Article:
I say I screwed this one up because this is something I know how to do, and I’ve done before throughout my career. I know better, and I should have done better. As a company, we made pretty good decisions on when to make additional bets and when to stop putting money down, but we could have been much more informed when we made those bets. That’s my fault, and it’s something I still struggle with today.
Making Decisions About Time Allocation
It’s tough as a founder because I’ve only got so many hours in the day.
Right now, for example, it’s 9:45AM on Saturday morning. I spent about an hour this morning going through emails and putting some infrastructure in place for our 2015 training classes, and then I spent an hour and a half writing this post.
Should I have been reviewing the P&L instead, looking at how our employee profitability is going, and projecting the date when we can hire employee #3? Should I have finished the expense reports for my recent SQLSaturday Lisbon and SQLintersection Orlando trip? Or should I just surf Reddit? I know I’ve only got about another 12 minutes before Erika wakes up, and from that point on, the rest of our Saturday will be spent together. (To be a good partner, I try not to work on weekends when she’s awake.)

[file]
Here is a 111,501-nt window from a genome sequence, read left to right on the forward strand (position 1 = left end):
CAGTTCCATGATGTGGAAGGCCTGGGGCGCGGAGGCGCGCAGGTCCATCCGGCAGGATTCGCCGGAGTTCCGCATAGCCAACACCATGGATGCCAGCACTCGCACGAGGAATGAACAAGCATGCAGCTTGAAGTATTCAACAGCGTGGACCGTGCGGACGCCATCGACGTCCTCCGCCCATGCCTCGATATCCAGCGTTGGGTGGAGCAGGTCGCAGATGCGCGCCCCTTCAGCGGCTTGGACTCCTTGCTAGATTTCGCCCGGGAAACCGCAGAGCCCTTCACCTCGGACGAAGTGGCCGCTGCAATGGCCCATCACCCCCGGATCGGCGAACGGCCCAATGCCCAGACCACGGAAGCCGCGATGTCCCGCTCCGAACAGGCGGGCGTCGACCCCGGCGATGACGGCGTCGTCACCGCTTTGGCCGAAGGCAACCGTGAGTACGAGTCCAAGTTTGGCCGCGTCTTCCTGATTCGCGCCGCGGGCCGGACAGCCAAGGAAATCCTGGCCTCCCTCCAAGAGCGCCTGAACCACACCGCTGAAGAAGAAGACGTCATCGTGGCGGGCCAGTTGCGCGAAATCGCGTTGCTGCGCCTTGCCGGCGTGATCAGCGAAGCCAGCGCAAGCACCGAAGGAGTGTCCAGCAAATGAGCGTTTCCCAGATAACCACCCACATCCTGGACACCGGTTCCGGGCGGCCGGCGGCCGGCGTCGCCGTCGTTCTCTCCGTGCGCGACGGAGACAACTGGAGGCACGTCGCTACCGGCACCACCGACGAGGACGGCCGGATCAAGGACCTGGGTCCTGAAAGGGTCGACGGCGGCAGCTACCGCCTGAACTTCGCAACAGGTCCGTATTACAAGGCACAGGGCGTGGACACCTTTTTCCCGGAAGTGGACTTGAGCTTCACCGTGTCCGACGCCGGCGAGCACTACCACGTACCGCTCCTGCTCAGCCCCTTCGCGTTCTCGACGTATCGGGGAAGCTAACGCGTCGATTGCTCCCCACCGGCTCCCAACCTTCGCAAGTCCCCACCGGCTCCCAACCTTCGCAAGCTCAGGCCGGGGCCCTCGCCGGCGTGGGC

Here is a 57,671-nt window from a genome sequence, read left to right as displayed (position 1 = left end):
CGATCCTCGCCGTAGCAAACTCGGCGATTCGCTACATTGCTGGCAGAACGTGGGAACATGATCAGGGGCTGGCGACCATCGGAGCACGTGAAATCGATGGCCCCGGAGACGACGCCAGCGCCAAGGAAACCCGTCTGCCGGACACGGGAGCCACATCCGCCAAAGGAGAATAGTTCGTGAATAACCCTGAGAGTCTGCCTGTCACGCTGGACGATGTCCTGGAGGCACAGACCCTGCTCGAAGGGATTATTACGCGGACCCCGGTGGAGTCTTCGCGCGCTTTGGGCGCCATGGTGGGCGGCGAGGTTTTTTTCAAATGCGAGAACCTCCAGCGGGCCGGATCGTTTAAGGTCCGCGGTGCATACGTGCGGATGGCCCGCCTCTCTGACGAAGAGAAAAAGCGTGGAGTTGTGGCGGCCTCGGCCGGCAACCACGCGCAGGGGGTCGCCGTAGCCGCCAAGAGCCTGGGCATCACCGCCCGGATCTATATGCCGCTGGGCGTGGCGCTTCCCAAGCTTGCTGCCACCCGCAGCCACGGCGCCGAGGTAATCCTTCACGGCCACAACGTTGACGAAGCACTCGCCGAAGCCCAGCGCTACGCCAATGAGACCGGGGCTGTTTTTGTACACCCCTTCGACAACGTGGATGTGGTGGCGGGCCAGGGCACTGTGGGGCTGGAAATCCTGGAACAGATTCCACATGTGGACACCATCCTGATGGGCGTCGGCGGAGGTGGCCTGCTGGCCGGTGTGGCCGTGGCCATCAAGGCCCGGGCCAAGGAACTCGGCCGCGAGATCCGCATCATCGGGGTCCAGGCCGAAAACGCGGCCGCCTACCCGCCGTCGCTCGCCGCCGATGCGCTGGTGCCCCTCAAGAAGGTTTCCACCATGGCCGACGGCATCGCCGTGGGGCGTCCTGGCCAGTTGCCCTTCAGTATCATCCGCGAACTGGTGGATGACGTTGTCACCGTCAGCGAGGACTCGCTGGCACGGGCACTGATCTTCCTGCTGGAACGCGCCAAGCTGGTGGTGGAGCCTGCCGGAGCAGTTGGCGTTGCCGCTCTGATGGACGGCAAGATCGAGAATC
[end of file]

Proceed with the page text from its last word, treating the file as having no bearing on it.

I chose to put the time into this post because writing and sharing rejuvenates me. A long time ago, Tom LaRock told me something that really stuck with me: if you want to stay motivated, you’ve gotta spend your true spare time doing the things that energize you, and avoid doing things that drain you. It’s all a tricky balance of doing enough fun stuff to keep you motivated to do the hard work that pays off later.
In year two, time allocation was probably my toughest challenge. Erika and I made a deal that I’d travel no more than one week per month. My quality of life went up after that, I think, and it forced me to think more about video sales and passive income. As much as I love travel and speaking, I had to cut back in order to keep making progress on all of my Epic Life Quest goals and not just focus on a single area.